Blair’s predecessor, John Major, once went so far as to speak nostalgically of an England of warm beer and village cricket and ‘old maids bicycling to holy communion through the morning mist,’ but he was only quoting Orwell. In one of her more grotesquely unctuous moments, Margaret Thatcher recited a 1912 prayer, which she inaccurately attributed to St Francis of Assisi, about replacing doubt with faith and despair with hope, but she was more in her element berating Anglican bishops for being soft on the poor and praying for the souls of dead Argentinian soldiers. No one really thought she’d got religion.

And no one really thinks David Cameron has got it either, even though he announced over Easter that 'we should be more confident about our status as a Christian country, more ambitious about expanding the role of faith-based organisations, and, frankly, more evangelical about a faith that compels us to get out there and make a difference to people's lives.’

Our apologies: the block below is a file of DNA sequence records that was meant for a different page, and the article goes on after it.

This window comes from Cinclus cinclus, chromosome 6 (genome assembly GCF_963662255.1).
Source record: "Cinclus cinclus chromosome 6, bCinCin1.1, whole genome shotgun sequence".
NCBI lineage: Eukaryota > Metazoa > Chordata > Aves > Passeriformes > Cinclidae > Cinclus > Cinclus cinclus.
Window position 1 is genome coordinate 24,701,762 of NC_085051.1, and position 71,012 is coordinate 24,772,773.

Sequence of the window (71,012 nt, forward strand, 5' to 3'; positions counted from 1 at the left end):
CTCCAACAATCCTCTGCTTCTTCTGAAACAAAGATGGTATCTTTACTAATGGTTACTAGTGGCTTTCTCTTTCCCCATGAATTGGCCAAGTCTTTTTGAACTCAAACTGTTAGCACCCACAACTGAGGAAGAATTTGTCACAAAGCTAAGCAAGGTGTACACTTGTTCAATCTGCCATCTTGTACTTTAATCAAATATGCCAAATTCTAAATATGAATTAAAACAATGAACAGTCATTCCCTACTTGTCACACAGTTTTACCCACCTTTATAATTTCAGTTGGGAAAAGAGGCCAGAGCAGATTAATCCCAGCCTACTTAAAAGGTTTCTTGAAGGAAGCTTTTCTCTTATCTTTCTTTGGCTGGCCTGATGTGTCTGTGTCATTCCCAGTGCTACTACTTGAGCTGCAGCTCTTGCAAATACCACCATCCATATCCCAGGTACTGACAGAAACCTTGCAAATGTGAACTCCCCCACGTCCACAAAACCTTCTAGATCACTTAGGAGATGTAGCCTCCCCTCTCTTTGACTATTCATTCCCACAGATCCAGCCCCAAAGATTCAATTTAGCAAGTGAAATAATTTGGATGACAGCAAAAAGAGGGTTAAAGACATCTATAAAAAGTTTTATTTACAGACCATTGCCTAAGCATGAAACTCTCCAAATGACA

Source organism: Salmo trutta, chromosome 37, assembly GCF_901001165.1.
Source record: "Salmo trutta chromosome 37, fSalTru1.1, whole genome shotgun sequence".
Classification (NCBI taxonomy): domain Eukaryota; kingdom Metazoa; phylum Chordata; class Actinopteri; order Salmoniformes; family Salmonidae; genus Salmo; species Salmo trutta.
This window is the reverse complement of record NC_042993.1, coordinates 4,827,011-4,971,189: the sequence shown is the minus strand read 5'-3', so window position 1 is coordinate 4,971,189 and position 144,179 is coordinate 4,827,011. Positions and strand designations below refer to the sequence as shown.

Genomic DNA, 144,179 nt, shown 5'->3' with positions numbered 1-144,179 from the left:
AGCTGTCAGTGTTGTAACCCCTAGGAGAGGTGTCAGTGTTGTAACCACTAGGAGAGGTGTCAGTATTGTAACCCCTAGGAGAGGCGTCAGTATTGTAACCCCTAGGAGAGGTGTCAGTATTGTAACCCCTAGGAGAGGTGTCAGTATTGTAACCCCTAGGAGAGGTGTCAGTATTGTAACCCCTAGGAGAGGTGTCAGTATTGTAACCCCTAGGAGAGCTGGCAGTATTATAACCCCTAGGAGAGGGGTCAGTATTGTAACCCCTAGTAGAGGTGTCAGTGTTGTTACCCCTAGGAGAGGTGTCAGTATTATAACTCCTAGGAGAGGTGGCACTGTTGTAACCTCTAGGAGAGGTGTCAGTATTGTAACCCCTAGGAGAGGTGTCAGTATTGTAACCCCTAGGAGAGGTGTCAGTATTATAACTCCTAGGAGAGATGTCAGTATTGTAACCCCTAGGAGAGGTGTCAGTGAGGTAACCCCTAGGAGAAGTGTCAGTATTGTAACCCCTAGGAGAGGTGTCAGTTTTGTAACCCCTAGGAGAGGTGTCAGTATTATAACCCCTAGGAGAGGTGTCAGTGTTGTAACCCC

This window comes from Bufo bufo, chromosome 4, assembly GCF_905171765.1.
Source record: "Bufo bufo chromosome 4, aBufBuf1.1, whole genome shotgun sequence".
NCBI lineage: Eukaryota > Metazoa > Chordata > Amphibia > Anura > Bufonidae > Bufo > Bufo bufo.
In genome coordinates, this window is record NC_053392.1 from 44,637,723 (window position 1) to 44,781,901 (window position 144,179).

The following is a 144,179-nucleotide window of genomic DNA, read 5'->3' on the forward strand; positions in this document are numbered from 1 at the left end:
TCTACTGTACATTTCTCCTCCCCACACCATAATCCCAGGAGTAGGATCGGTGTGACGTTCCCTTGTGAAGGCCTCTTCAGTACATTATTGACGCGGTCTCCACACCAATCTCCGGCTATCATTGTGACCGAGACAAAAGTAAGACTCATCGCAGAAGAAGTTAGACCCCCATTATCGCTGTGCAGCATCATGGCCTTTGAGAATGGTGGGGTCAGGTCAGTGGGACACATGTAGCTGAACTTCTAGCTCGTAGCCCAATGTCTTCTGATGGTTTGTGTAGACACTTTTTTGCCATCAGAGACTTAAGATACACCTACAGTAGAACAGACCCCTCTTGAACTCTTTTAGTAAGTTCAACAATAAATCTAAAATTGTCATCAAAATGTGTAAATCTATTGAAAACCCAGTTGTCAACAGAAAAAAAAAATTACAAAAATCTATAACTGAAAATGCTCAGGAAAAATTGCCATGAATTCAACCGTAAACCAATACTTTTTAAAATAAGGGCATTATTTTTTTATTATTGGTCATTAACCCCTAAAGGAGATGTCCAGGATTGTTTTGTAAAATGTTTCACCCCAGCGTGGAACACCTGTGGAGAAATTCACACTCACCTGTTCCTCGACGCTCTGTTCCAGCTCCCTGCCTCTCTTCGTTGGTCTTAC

Is it just me, or does that ‘frankly’ sound like an awkward clearing of the throat before the scary reference to evangelism? And isn’t there just a hint of embarrassment in the way the indefinite article holds ‘faith’ at arm’s length? And what’s the sentence really about anyway, but getting Tory-like stuff done in the world and having a presence on the international stage, with some vague nod to religion in the middle? But in this country, where we don’t do God, it’s as close to a ringing declaration of belief as a Prime Minister can get.  

And who can doubt that Cameron’s religious revival has been inspired by the surge of support for the UK Independence Party? For the benefit of American readers, I should explain that UKIP is a bit like the tea party, though there are fewer cattle-ranchers armed with assault weapons among its members and more old maids bicycling through the morning mist.

Their leader Nigel Farage has called for a ‘more muscular defence of our Judaeo-Christian heritage’. I’m not sure bluff, beer-soaked Nige would spot a Judaeo-Christian if it bit him in the leg, but I think he might recognise Dave Brat as the kind of bloke he could have a pint with – as long as Dave stuck to the immigration issue and didn’t go on about God.